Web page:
Over 70% of the roads in the nation see over 5 inches of snow every year. This means that many people have the chance to encounter slippery and dangerous driving conditions.
According to the U.S. Department of Transportation's Federal Highway Administration, 1 in evert 4 vehicle crashes that happen due to weather is because of snow or ice. It is important that you drive smart and stay safe in any weather conditions, but especially in winter months.
Know the top winter driving hazards and how you can avoid them while out on those icy roadways.
- Not enough preparation on the roadways. You want to have a safety kit inside your vehicle that includes first aid items, extra clothing, blankets, rain items, water, nonperishable food items, jumper cables, and roadside flares. If you're stranded on the side of the road, you want to be prepared for anything that might happen.
You will also want to carry kitty litter or sand with you, tire chains if they're legal, snow brushes, and ice scrapers. Make sure the vehicle you're driving is completely cleaned off, including the windows, mirrors, and all of the lights. Make sure your vehicle is serviced on time and properly, along with the tire pressure.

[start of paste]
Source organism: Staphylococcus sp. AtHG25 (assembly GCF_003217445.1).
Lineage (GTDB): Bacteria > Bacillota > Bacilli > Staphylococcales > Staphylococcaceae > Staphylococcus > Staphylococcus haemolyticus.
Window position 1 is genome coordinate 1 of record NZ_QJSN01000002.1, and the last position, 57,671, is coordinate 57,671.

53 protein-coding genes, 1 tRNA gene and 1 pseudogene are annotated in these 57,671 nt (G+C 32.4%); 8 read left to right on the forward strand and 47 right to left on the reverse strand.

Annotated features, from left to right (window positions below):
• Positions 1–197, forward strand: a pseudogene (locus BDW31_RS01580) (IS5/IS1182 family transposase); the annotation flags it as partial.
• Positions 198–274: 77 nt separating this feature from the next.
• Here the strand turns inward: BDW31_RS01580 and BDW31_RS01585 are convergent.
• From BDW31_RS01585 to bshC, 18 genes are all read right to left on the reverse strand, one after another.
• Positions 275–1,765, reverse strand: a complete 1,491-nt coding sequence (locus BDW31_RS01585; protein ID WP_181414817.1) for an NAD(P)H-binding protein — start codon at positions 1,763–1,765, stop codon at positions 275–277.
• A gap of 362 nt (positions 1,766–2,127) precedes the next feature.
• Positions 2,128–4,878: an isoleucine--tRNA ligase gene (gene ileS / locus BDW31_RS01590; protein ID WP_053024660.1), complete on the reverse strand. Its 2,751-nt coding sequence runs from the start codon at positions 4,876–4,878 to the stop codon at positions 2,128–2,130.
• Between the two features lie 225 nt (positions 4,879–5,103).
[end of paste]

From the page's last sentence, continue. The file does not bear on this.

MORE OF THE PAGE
- The speed your driving at makes a big difference. Snow, sleet, and ice can all reduce traction. You want to drive as fast as the road conditions allow. Brake earlier than you normally would and assume you will slide. Keep a firm grip on your wheel and do not use cruise control.
- Tailgating is not recommended, as you will need more time to stop in slippery conditions. Avoid following the other vehicles on the road too closely. Keep your distance around 10 to 15 seconds between vehicles.
- Black ice can be a serious issue that you come across as a driver. These roads can look like they're wet when they're actually icy and dangerous. If you drive too fast on black ice, you may spin out. Look for road spray from other cars. If there is none, it is likely black ice.
- On and off ramps, bridges, and elevated surfaces can freeze faster than other roadways. They become much slicker than the other roads they're on. Account for this and be mindful.
- No matter how safely you are of a driver, you cannot trust that other drivers are doing the same. Expect erratic behavior from other drivers and don't get caught up in their accidents that happen.
- Not knowing the limits you're comfortable with or can go to. You don't want to push your luck or be a hero. If you feel unsafe or are uncomfortable driving, then don't. Pull over and wait for the weather to clear up before moving forward.
Practice does help, but being aware can prove to be the best way to prepare for the winter weather that occurs. In areas where winter is common, learning how to drive in these conditions is beneficial.